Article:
Every now and again, I feel the need to put out the feelers and sample the delights of a genre I tend to dislike, and this week my anime palette was drenched with mech in the form of Gundam Seed. Now, not only do I usually hate giant robots with a passion, but I am also completely baffled by the Gundam fanboys who get moist as they reel off the names of each unit and their special features. So, prepare yourselves for a review from an anime fan that couldn’t pick out a Gundam in a line-up filled with the Transformers...
Playing up to my extremely low expectations, the opening episodes see an Earth base attacked by the evil ZAFT and a young boy, Kira, jumping to the rescue by piloting a humanoid-shaped fighting unit. But wait! Not only does he successfully get the thing moving, but he also manages to completely re-write the operating system whilst in the midst of battle! The neighbours probably heard my moans of disgust that *this* passes for entertainment. Swallowing my pride, I continue with the supposed epic, cheered on by the lovable Gundam-a-holics.
As the show gathers momentum and delves deeper into the characters, the true heart of Seed shows through. I personally detest contrived coincidences and impossible superhero feats, so once the political drama that drives the series bursts forth magnificently from a mechanised egg shell, my interest was suddenly piqued. Blurring the already skewed line between good and evil, there comes a point where the viewer wonders which side they should be cheering for. But very much like real life, there isn’t always a definitive answer to this. In fact, the series almost feels like a history book on world events, with names and faces changed to protect the guilty.
Throughout Gundam Seed, there are far fewer epic mech battles than I had expected, with much time spent on gritty drama and a group of bewildered kids trying to come to terms with their situation. It also poses difficult questions about the effects of war, something that is given extra depth by the relationship between Kira and Athrun/Asran. If two close friends fight on opposite sides, what will happen as their colleagues fall around them? Although the resultant fallout is reasonably childish as the two bucks lock horns again and again, it is probably closer to the truth than an idealistic, hand-holding solution.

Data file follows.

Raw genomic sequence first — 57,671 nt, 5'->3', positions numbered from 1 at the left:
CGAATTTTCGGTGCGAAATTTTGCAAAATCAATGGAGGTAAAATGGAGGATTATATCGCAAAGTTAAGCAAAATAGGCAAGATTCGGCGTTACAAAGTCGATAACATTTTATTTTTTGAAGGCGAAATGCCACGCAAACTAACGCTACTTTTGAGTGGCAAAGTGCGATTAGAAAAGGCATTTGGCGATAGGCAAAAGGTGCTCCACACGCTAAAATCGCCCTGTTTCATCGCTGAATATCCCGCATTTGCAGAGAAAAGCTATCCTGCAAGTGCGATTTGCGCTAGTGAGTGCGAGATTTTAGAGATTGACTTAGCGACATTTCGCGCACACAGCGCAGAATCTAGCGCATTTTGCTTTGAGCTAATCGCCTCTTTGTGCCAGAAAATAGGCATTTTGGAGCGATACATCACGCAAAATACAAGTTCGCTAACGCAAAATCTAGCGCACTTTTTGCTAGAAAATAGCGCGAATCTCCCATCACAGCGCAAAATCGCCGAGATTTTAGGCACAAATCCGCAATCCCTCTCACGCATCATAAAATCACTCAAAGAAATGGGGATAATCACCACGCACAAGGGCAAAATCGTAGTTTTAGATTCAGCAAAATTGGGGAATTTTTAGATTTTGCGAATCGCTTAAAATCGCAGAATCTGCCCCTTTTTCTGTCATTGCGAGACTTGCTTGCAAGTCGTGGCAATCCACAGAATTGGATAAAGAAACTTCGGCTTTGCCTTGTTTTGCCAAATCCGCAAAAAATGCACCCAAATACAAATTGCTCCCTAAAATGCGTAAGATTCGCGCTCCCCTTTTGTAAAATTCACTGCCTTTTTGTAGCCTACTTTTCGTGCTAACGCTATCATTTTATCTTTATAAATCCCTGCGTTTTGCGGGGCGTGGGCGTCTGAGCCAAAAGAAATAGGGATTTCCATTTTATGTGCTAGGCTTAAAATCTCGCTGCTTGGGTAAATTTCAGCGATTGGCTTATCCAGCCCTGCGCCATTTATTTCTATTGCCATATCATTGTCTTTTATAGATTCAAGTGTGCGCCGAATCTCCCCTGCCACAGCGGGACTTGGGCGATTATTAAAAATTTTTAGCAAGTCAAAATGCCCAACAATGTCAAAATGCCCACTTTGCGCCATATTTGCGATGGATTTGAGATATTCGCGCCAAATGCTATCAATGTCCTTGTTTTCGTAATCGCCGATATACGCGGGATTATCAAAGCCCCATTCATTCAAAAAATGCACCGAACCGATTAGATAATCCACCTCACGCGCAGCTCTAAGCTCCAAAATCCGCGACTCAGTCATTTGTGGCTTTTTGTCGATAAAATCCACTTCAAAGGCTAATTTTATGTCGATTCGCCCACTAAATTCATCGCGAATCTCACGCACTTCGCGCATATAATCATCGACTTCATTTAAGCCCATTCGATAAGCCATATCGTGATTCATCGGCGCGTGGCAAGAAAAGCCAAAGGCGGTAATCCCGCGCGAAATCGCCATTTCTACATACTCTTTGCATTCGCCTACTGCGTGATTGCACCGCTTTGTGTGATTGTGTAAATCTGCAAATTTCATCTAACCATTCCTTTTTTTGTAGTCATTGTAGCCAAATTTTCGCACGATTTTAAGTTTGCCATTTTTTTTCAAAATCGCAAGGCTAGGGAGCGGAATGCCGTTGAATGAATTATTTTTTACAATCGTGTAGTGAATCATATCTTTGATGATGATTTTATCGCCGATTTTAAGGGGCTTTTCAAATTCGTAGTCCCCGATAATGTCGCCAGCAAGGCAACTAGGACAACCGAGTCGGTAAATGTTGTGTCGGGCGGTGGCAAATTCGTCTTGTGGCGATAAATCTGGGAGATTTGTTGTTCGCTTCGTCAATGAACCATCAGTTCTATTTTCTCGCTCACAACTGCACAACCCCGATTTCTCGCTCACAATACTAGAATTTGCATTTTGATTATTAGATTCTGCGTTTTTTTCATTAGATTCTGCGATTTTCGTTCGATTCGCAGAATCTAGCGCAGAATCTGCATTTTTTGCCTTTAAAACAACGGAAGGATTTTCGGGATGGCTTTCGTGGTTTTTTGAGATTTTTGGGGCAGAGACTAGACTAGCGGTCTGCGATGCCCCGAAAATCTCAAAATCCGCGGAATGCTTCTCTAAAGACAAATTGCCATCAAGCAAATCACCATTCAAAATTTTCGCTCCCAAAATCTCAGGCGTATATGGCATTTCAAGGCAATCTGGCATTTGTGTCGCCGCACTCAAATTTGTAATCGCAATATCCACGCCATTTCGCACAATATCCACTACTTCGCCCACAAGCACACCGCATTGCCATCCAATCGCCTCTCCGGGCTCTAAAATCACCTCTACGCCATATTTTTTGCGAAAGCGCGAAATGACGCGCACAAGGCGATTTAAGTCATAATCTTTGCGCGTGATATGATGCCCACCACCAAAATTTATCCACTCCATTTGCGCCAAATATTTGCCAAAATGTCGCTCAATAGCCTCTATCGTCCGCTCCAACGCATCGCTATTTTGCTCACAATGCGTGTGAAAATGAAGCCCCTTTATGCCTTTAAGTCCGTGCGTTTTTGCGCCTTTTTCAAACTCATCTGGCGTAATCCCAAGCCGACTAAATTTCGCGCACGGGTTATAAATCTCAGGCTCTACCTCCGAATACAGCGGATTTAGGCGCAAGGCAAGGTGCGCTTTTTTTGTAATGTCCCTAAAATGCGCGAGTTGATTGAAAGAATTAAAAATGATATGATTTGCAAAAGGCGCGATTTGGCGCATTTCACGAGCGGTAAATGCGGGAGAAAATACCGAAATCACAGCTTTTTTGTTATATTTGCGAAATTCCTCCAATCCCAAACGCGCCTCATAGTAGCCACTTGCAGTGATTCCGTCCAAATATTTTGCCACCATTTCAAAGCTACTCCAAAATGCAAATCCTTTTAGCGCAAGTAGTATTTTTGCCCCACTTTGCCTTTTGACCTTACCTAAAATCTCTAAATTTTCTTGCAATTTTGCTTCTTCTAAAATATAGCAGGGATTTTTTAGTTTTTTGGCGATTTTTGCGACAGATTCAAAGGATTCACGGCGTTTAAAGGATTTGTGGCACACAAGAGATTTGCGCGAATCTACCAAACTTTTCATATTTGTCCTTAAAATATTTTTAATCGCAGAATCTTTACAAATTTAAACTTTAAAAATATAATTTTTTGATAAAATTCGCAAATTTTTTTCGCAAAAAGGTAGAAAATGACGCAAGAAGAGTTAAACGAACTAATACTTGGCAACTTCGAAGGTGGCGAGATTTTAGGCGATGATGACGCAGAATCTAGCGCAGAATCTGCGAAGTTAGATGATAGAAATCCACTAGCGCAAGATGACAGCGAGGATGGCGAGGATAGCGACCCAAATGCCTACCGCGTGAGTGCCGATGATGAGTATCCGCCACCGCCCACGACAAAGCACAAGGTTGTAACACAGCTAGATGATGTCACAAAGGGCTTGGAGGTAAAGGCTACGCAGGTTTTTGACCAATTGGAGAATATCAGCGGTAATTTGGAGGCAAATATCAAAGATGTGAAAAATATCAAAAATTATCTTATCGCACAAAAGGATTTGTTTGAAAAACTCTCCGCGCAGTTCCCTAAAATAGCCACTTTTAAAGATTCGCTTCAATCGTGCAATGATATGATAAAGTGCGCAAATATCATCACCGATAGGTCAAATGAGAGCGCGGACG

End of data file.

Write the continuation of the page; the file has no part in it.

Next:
One thing I learned after watching this show is explosions in space are bright pink and look like giant poufs of candyfloss. Another is that people who are unimportant in war have heads like misshapen potatoes. Ugly characterisations aside, the scenery in Gundam Seed is beautiful – from a verdant off Earth colony, to the mundane and clinical interior of a war-class ship, the artists have certainly spent much of their time watching decade’s old sci-fi for inspiration. A big surprise for me is the minimal use of CG; instead of a willy waving contest using technological advances, the graphics remain true to their roots and only occasional gargantuan bases are rendered by pc. Sadly, my lack of Gundam knowledge meant the flashy battles flew over my head, along with bright green death rays, leaving me in utter confusion as to who was winning. Ah well, at least it looks pretty.